This story was produced in partnership with the Garrison Project, an independent, nonpartisan organization addressing the crisis of mass incarceration and policing.
Police departments, politicians, academics, and policymakers are again embracing focused deterrence, a violence reduction strategy that relies on strategic subject lists, gang databases, and social network analysis as a way to reduce violence. In April, Ohio Gov. Mike DeWine announced a $50 million increase to the state’s violent crime reduction grant program that includes funding for focused deterrence. Earlier this year, the Dallas police chief credited a decline in homicides from 2020 to 2021 in part to the implementation of focused deterrence, receiving an outpouring of praise in the media. “Has Dallas outsmarted the violent crimewave?” asked The Houston Chronicle Editorial board. In September, the Dallas police credited its Violent Crime Reduction Strategic Plan—which includes focused deterrence—with a 12 percent decline in overall violent crime from the plan’s implementation in May 2021. Similarly, academics have attributed a near-record low number of homicides in Boston in 2021 to focused deterrence.
The strategy has its roots in Operation Ceasefire, a 1996 program that aimed to reduce violence, particularly among young men. Operation Ceasefire was developed by the Boston Police Department’s Youth Violence Strike Force, a multiagency task force that included local, state and federal law enforcement, and the mayor’s office, as well as universities, city agencies, and local clergy. This “pulling levers” strategy—relying on punitive threats to entire groups of people suspected to be involved in violence, as well as supposed inducements of community engagement—became known as the “Boston Miracle.” Operation Ceasefire, which formed the basis of the focused deterrence framework, inspired decades of similar programs across the country.
Under focused deterrence, prosecutors, police, and researchers identify people they suspect are engaged in violence via arrest patterns, surveillance, and criminal legal system data. Law enforcement then engages in “call ins” with the targeted people, where the carrot of community partner presence and social services is offered along with a punitive stick: if anyone from a group or gang engages in violence, prosecutors and police will find any reason to surveil, target, and arrest everyone within the group.
But focused deterrence does not live up to its violence reduction promise. It’s framed as an alternative to mass incarceration because of its purportedly more precise approach to violence, but is instead part of the same criminal legal system that wreaks havoc on Black, Latinx, and other criminalized communities. Indeed, focused deterrence initiatives come with many of the negative consequences associated with other police interventions. One 2013 study found that during the period of evaluation in Cincinnati, the program led to thousands of arrests.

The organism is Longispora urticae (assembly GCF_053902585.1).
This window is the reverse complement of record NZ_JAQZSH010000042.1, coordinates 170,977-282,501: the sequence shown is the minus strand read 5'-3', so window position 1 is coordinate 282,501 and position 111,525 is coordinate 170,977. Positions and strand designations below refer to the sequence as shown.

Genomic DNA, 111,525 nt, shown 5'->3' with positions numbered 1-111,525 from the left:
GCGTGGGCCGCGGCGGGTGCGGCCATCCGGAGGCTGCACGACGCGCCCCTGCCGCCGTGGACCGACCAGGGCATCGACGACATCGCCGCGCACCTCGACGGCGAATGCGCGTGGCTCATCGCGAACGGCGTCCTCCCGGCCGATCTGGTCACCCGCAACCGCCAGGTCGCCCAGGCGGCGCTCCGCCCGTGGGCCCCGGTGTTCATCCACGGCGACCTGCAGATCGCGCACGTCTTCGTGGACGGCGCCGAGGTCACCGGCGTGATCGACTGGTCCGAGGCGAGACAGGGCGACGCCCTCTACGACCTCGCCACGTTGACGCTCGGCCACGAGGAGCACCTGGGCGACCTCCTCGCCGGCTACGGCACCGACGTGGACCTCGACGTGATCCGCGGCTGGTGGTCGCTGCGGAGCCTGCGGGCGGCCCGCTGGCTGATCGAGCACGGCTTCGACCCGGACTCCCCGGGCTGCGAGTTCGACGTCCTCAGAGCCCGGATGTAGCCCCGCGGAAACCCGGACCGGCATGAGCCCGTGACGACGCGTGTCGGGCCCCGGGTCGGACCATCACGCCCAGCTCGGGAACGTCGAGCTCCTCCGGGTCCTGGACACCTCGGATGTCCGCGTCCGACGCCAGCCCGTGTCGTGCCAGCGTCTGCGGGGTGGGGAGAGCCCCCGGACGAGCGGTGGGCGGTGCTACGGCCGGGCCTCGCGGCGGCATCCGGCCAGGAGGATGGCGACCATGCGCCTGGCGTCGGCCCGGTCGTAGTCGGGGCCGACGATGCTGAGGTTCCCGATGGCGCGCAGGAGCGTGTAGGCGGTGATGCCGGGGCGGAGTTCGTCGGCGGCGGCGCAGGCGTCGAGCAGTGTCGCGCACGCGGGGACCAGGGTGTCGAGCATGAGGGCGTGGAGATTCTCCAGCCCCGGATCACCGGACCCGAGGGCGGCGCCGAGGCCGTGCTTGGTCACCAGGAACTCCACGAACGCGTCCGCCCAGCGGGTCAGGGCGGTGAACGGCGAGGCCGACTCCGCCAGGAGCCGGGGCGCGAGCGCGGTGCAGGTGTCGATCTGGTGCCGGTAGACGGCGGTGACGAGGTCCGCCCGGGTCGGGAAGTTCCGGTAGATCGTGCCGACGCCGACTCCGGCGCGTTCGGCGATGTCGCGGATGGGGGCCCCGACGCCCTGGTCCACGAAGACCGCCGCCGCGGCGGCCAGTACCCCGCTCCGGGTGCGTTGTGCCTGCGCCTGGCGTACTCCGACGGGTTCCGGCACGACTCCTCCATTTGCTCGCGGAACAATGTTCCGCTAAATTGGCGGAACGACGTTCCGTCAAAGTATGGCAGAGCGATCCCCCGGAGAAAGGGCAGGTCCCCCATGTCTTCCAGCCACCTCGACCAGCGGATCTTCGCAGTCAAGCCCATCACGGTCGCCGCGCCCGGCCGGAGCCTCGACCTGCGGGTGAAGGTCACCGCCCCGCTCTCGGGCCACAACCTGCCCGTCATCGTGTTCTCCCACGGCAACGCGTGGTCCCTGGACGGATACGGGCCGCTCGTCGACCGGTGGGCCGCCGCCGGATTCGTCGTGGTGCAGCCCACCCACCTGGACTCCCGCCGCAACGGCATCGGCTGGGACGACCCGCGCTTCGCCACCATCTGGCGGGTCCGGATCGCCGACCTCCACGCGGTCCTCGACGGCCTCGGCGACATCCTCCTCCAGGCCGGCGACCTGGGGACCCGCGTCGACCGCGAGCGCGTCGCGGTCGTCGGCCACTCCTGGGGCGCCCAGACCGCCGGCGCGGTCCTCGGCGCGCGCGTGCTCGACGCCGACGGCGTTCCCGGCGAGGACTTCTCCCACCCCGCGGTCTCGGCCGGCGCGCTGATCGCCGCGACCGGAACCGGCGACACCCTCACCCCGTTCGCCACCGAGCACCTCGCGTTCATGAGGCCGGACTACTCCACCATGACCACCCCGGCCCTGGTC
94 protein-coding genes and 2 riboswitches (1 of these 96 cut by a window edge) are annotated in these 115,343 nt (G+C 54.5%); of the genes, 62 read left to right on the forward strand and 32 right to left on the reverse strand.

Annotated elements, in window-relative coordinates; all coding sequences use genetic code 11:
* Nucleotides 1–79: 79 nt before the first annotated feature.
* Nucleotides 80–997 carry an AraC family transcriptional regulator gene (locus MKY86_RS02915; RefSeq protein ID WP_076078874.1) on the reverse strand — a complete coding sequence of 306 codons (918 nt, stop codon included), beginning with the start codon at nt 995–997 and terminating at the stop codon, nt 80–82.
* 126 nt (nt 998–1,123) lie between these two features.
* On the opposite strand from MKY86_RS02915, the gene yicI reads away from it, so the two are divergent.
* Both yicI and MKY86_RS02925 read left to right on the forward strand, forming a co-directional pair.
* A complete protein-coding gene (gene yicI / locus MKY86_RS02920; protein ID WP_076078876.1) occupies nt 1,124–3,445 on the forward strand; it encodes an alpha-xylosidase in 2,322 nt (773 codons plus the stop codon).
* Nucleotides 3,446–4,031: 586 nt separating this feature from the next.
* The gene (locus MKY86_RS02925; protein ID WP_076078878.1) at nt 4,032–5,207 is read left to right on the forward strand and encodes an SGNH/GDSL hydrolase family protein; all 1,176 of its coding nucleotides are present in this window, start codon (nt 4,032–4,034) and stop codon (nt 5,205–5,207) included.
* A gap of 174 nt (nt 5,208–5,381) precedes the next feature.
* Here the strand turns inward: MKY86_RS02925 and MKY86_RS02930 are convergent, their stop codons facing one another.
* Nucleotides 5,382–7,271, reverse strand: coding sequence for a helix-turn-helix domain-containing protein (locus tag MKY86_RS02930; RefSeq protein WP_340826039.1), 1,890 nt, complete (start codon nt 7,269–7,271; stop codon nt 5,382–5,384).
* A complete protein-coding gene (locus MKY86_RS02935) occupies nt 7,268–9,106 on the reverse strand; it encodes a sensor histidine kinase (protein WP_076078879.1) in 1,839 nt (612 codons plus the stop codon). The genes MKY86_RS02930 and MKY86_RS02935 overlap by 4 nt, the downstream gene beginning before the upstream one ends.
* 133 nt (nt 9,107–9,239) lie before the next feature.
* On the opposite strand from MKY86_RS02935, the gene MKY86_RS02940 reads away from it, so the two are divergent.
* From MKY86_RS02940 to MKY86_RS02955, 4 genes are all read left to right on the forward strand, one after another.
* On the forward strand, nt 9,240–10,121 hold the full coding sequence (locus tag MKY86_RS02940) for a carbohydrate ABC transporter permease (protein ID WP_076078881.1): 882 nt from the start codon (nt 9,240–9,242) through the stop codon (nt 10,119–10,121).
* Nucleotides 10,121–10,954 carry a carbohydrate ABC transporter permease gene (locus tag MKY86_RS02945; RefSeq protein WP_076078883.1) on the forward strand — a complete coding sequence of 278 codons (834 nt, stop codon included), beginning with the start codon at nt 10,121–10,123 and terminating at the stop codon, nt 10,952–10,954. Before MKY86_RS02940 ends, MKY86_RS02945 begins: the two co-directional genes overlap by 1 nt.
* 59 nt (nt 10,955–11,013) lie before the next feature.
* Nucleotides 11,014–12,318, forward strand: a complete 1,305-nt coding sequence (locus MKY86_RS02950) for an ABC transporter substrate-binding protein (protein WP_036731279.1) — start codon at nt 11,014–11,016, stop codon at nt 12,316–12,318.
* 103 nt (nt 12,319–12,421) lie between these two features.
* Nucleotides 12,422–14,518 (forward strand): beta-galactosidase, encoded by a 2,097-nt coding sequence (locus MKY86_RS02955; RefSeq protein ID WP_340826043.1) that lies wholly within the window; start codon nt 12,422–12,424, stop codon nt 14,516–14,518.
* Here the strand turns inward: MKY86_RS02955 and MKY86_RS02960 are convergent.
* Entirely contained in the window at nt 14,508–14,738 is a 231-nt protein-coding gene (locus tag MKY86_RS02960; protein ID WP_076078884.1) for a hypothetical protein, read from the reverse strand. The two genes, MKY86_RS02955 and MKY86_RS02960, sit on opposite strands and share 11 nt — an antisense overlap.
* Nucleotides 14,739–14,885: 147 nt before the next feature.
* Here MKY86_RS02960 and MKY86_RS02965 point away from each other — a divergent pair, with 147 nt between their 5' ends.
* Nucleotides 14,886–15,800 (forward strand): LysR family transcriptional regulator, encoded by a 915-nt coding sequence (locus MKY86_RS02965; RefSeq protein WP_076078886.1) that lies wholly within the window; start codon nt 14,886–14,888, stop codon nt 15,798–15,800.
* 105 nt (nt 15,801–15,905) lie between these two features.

The evaluation also suggested the social service component had no impact on any measured reductions in violence, indicating that social services were more of a performative gesture than a tool to transform lives and sustainably decrease violence. Furthermore, evaluations attempting to measure attitudes toward police related to focused deterrence initiatives, such a 2019 study of Chicago’s Project Safe Neighborhoods, did not account for the fact that self-reported surveys may be biased in the favor of police and the initiative given the coercive nature of the program. And studies supporting focused deterrence often do not acknowledge its widespread social costs, a major problem in policing studies.
Even when focused deterrence seems to be statistically effective for a period, longer-term reductions in violence have been more difficult to demonstrate. In 2019, for instance, one study from the Giffords Law Center claimed that focused deterrence, the heart of Oakland’s Operation Ceasefire strategy, played a large role in reducing violence. But the report noted that Ceasefire took several iterations to get off the ground, as community groups and social service providers were bypassed in favor of police-centered interventions. And in 2021, Oakland investigated 134 homicides, the most since 2012.
Oakland is in the midst of another deadly year—early this month, the city marked its 100th homicide—proof that while focused deterrence may temporarily suppress some forms of violence, its impact wanes over time, revealing the program’s inherent instability. One evaluation from 2012 found that “the success in violence reduction” in several cities that implemented focused deterrence, including Chicago, “appears to be short-lived.” Evidence of the “Boston Miracle,” the initial program success upon all which imitators are modeled, is based on two studies, both of which failed to show which specific aspects of the initiative seemed to be effective. And focused deterrence can be profoundly punitive: sociologist Nikki Jones wrote in her 2018 book The Chosen Ones that an alleged gang-involved young person in Boston received 19 years and seven months in federal prison for possession of a single bullet.